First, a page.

Meet the creepy new AI system designed to help astronauts in space

While many of us were sleeping, SpaceX launched tons of supplies to the International Space Station for NASA. 

Hitching a ride to the station aboard SpaceX’s Dragon capsule is the Crew Interactive Mobile Companion, or CIMON — a new artificial intelligence technology developed by a team of researchers from the European Space Agency, NASA, and IBM.

CIMON has a roughly spherical shape, with a childlike drawing of a face on the screen. It’s a little… creepy looking. 

The AI bot is designed to float around in the space station until an astronaut calls its name. Then, CIMON will navigate through microgravity in the direction of whoever is talking.

NASA, IBM, and the ESA all collaborated to create CIMON

Researchers developed CIMON to assist anyone conducting experiments on station by uploading the procedures and guidance videos that can then be accessed to aid in the experiments. 

When an astronaut asks a specific question, CIMON will be able to respond using the entire bank of knowledge stored in the cloud, researcher Christian Karrasch explained during a NASA press conference.  

The whole point in these kinds of tools is to help make tasks easier for astronauts in space. Time in space is a precious commodity, so being able to have a tool, like CIMON, help you through basic tasks in a more efficient way could be incredibly useful, particularly on long-duration missions.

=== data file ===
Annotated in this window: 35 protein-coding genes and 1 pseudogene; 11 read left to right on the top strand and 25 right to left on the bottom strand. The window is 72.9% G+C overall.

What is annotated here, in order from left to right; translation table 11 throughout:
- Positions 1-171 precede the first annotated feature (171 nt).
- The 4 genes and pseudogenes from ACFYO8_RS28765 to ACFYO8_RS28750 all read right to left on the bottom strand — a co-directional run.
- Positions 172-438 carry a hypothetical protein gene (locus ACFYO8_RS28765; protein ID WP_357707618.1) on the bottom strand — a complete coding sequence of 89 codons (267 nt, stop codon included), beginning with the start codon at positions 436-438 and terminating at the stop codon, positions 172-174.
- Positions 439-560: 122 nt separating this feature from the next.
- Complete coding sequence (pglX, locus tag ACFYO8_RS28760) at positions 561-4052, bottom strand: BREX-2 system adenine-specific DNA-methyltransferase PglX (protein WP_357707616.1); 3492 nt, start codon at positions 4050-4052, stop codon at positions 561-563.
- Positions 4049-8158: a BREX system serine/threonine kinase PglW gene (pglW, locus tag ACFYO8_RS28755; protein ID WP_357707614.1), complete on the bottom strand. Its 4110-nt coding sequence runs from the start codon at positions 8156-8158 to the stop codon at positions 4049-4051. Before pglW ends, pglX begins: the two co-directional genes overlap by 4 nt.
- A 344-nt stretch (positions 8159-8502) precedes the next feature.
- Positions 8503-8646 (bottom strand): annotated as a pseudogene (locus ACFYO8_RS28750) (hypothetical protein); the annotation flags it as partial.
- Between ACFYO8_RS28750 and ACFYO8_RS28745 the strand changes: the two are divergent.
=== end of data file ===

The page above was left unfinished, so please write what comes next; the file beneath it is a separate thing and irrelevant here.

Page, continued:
The module itself will be the first AI interface of its kind to operate in space when it reaches the space station on July 2. 

And even though CIMON is designed to work with anyone, it has been trained to work best with German astronaut Alexander Gerst. He helped pick the language, accent, and face for the AI tool. 

CIMON floats around in microgravity

CIMON floats around in microgravity

And if you’re already thinking about all of the ways this could go wrong — we’re thinking of you, Hal 3,000 — Gerst was one step ahead of you. 

According to researchers, the astronaut was particularly adamant about making sure CIMON had an off-switch — this will ensure that CIMON is not recording every conversation on the space station. 

Researchers also made sure to include two different operating modes for CIMON. One that only listens when addressed (e.g., “Hey CIMON”). The other passively records at all times, a function that could be particularly useful for time-intensive experiments.

Once at the orbiting laboratory, CIMON will coexist with astronauts for at least the next several months.

The tool is one of 50 experiments sent up to the station aboard the Dragon. Some of the other experiments focus on cancer cell research and crystalline structures. 839b daca%2fthumb%2f00001

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